Alexander D. Verin
Georgia Regents University, USA
Verin has completed his Ph.D. at the age of 29 from Moscow State University School of Biology and postdoctoral studies from Indiana University School of Medicine. He is Professor of Medicine and Vascular Biology at Georgia Regents University. He has published more than 120 papers in reputed journals and has been serving as an editorial board member of American Journal of Physiology and member of NIH and AHA study sections. Currently he is the academic editor of Cardiology and Angiology and editorial board member of Cardiovascular Pharmacology, Tissue Barriers and World Journal of Respirology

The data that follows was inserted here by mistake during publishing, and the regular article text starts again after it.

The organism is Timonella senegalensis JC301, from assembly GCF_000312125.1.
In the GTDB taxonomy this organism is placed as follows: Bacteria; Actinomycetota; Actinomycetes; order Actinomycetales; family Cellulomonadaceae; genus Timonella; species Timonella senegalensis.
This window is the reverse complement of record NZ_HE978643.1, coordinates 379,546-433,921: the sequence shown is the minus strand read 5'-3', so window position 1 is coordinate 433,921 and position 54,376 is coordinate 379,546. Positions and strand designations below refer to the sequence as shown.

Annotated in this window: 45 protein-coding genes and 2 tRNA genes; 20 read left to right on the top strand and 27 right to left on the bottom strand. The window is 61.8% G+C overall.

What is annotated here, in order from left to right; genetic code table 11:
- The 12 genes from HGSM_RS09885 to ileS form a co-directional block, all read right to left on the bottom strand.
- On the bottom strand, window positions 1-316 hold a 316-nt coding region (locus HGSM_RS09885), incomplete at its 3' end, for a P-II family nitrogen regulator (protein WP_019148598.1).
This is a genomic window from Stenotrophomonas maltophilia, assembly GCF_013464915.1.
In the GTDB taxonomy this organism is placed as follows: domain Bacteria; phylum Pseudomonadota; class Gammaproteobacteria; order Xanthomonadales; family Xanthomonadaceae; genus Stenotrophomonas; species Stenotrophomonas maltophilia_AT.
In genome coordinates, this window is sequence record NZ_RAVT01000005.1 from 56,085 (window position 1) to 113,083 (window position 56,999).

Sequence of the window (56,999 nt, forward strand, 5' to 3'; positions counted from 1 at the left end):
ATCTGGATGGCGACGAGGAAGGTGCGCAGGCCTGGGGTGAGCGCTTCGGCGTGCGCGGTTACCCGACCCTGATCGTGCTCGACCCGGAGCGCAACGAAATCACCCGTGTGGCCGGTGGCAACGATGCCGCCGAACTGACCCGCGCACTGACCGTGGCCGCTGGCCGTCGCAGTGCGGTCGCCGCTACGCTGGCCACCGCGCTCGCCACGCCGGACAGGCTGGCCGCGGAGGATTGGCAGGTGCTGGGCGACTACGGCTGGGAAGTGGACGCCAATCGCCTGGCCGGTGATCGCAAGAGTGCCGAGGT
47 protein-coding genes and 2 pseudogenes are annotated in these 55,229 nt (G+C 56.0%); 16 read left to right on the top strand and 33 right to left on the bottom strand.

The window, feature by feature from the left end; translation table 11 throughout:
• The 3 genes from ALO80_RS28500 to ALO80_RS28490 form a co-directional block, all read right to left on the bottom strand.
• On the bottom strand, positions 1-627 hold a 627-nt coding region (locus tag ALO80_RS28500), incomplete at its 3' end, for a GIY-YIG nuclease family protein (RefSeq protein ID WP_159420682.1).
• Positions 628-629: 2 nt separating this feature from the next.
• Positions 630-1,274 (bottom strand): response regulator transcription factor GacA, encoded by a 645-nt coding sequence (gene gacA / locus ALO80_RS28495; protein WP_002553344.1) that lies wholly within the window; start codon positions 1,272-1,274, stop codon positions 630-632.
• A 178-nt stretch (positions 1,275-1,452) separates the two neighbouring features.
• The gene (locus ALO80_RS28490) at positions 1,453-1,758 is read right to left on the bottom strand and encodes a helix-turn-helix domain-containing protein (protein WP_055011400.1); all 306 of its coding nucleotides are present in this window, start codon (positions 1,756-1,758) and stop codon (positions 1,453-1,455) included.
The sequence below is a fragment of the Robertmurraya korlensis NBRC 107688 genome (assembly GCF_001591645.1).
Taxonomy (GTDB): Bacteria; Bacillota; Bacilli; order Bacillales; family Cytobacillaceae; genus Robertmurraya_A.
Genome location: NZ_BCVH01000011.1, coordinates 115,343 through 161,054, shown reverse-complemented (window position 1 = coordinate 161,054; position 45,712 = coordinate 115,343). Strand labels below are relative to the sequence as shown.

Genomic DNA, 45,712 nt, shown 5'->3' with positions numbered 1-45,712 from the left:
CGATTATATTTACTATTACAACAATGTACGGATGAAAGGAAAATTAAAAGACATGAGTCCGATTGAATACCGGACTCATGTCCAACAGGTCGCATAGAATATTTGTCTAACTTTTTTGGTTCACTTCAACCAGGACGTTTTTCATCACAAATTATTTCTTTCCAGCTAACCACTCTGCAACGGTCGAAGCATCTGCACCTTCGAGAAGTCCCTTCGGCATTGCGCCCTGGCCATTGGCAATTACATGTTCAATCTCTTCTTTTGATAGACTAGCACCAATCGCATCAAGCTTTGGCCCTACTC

Endothelial cells (EC) form a semi-permeable barrier between the interior space of blood vessels and the underlying tissues. In lung injury the EC barrier is weakened leading to increased vascular permeability. Little is known about the processes that determine EC barrier preservation. Recently, attention has been given to the therapeutic potential of purinergic agonists in the treatment of cardiovascular diseases. Our data indicate that ATP and its degradation product adenosine are able to protect EC barrier in vitro and in vivo. We show that adenosine induces rapid increases in cAMP level and activation of protein kinase A (PKA) /myosin light chain (MLC) phosphatase (MLCP) cascade and this correlates with a signifi cant attenuation of endotoxin (LPS)- induced EC permeability. In contrast, we demonstrate that ATP induced PKA/MLCP activation and EC barrier enhancement without increase in cAMP. We also have recently shown the involvement of P2Y receptors coupled to Gi2 or Gq (for ATP) and P1 A2a receptors coupled to Gs (for adenosine) in purine-induced EC barrier enhancement. In addition, our data indicate that the inhibition of phosphatase 1 (such as MLCP) leads to the phosphorylation of several cytoskeletal targets, which correlates with permeability increase suggesting that dephosphorylation of these proteins may be involved in the barrier-enhancing eff ect. Collectively, our data strongly suggest that EC barrier preservation induced by extracellular purines is dependent upon activation of specifi c purinergic receptor/G-protein complexes. Further, purine-induced EC barrier preservation requires the coordinated activation of PKA signaling and MLCP activation leading to EC cytoskeletal changes.